Austin said Dan's Silverleaf could likely bring more Denton residents into the farm's circle.
"Yes, we're in Ponder and it's not that far away, but having a distribution point in downtown Denton? That's the coolest," she said. "Obviously, people will still be able to come out to the farm, but more options are a good thing."
Moon said Cardo's is an educational model of sustainable farming.
You can't have that model without partnerships, both volunteer and commercial.
The partnerships with local businesses yield cash and information, but information is also a vital currency on educational farms.
"The bottom line is that if we want to sell more produce, we have to grow more food, and that means we need their input on what they want to buy," he said.
Suzanne Millet has been the chef at the Chestnut Tree Garden Tea Room for a little over a year, and said the downtown business has been buying produce from Cardo's since last winter.
"We buy from Cardo's every week," she said. "I buy sunflower greens that we use in our mixed green salad. My kitchen ladies use their eggs every week, and if you've never had a farm-fresh egg, you're missing out. There is no comparison, and Cardo's eggs are delicious. We buy their okra sometimes. Depending on their season, I've used their Swiss chard and their rainbow chard. Chard tends to be bitter, so you have to cook it in way to neutralize that a little bit."
Cardo's Farm recently ended a successful Kickstarter.com fundraiser. The farm raised $15,572, which will fund physical growth of the farm itself and support educational programs at the farm.
Millet said Cardo's Farm is campaigning its community at the right moment.
"Food has become so mass-produced, and everyone has been so afraid to venture out and support small farms. But that's really been changing, and I like supporting local businesses," Millet said. "Look, it seems smarter to me to consume food this way when you can. You aren't going to cart something over thousands of miles, which is also time when food is losing its nutrients and its flavor. You aren't spending money on fuel. You're conserving water. It just makes sense."
It makes a difference on the tongue, too, the chefs said.
"The fact they are not using pesticides does make a difference," Millet said. "You can taste it. You can go to the farmers market and get a tomato that has just been picked a few days ago, and you bite into it and you can taste everything in it that you lose when you ship a tomato to a grocery store."
"It's huge," she said. "Just a huge difference. Just pulling a radish out of the ground - we have a garden at home, when it's not hot like this - and you can pull a breakfast radish out of the ground and bite into it and it's full of flavor. Full of it.
"The sweetness starts to dissolve and the sugars start breaking down and the taste starts changing right away once you pick it. You lose more when you ship it across the country. Or an ocean. There's a reason chefs are hard-core about fresh ingredients."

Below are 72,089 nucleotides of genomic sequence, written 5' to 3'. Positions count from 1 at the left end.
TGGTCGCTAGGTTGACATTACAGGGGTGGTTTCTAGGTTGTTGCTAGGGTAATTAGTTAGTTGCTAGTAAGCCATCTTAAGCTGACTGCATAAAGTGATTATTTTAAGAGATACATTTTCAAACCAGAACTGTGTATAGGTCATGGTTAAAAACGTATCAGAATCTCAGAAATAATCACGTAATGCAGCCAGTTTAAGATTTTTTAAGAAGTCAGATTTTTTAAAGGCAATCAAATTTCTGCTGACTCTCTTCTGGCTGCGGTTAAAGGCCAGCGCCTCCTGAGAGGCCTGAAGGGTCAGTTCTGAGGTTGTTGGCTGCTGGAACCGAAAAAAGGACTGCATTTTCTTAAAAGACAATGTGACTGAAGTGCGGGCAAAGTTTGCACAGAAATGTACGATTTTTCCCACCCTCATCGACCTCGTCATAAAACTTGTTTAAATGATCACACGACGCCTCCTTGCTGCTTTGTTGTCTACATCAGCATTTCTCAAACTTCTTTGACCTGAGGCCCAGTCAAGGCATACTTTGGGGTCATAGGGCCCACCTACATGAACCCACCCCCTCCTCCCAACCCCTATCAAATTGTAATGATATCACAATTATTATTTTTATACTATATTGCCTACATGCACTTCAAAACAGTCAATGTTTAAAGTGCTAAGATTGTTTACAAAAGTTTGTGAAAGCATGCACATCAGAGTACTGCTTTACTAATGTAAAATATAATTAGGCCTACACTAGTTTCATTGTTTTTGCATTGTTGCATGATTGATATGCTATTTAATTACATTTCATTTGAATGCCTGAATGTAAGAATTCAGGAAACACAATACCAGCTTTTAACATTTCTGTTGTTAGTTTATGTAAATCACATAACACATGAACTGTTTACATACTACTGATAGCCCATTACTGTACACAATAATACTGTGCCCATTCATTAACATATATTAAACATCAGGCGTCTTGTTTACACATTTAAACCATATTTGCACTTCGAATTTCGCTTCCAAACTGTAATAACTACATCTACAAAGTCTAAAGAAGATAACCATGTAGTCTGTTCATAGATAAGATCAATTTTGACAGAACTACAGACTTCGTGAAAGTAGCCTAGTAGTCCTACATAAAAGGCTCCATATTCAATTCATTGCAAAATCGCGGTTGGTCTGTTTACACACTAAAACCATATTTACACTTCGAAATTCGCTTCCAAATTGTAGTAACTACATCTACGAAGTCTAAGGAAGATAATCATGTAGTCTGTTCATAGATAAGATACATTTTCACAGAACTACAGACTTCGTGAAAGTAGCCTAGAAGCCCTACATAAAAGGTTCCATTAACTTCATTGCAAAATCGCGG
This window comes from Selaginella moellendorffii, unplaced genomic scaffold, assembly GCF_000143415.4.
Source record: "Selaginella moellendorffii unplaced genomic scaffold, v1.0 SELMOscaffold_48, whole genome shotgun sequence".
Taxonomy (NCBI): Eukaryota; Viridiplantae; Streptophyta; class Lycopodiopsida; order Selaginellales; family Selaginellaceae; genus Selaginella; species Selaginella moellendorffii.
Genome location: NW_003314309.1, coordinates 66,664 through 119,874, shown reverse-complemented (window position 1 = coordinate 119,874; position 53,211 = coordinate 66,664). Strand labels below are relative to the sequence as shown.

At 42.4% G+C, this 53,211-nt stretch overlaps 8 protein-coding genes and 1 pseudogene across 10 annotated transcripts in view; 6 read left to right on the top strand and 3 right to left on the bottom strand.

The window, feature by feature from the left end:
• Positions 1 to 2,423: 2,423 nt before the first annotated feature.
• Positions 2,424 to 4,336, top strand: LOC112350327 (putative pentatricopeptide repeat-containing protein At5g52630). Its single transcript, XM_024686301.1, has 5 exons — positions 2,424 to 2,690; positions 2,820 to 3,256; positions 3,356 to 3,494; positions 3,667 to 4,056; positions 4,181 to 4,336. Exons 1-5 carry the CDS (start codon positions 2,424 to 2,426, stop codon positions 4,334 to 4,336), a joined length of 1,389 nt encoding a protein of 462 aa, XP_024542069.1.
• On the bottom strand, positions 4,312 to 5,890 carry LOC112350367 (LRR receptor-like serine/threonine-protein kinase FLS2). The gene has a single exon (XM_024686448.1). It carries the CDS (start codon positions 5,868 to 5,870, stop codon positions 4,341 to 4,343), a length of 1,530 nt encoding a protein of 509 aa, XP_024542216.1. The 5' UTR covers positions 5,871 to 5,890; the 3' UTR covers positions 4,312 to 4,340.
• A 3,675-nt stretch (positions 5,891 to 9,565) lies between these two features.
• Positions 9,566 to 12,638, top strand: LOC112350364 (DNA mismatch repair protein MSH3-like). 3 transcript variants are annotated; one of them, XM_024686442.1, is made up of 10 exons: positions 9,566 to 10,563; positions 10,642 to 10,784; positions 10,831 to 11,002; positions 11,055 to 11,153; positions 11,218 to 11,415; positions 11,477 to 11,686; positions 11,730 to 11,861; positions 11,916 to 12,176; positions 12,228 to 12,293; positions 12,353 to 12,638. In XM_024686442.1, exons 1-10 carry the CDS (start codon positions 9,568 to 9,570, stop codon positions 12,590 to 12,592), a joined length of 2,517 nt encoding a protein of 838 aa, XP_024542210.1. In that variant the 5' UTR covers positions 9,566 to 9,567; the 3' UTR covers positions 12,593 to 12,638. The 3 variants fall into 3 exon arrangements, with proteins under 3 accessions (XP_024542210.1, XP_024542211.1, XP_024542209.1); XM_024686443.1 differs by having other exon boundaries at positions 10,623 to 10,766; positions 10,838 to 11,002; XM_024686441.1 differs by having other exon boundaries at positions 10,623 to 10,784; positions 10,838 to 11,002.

So far, Millet said she's impatient for the first crop of Cardo's squash, and the buttery, earthy flavor it promises.
"They've given us a calendar for when they expect to harvest their crops," Millet said. "I plan my specials maybe a month out, so I'll probably wait to plan some dishes after I know what Amanda and Dan will be bringing us."
Austin and Moon said they've lost some crops during the summer's record-breaking heat. But peppers have basked in the warmth, okra plants have bloomed like plants possessed and their entire chard crop has weathered the drought with incredible pluck - rainbow chard stems are vibrant and the leaves are unabashedly green.
They're working on spinach, winter squash, salad beets and arugula. If their methods and the weather are successful, they'll harvest some cilantro and onions.
In the meantime, they're preparing broiler chickens and keeping their egg-laying hens happy and productive.
They recently started cultivating bees with donated boxes, and two cows munch from the pasture.
Their hopes are high for 2012. With support from home cooks, local chefs and volunteers, they could be in for a dramatic bump in production.
"What impressed me so much about the business people in Denton is that they're supporting the idea of creating a space to test out this model of a small farm in Denton," Austin said. "I'm pumped about it."
Moon said success at Cardo's could mean more sustainable farming in the county.
"If this works, it means other people can do it, too," he said. "If this works, it means that the farm can support two employees - me and Amanda - and harvest more food. I think it's really promising."
Fore more information about Cardo's Farm Project, visit www.cardosfarmproject.com.
The farm, located at 178 Seaborn Road in Ponder, welcomes visitors, but asks that people call to arrange a visit by calling 817-371-2278.
LUCINDA BREEDING can be reached at 940-566-6877. Her e-mail address is email@example.com .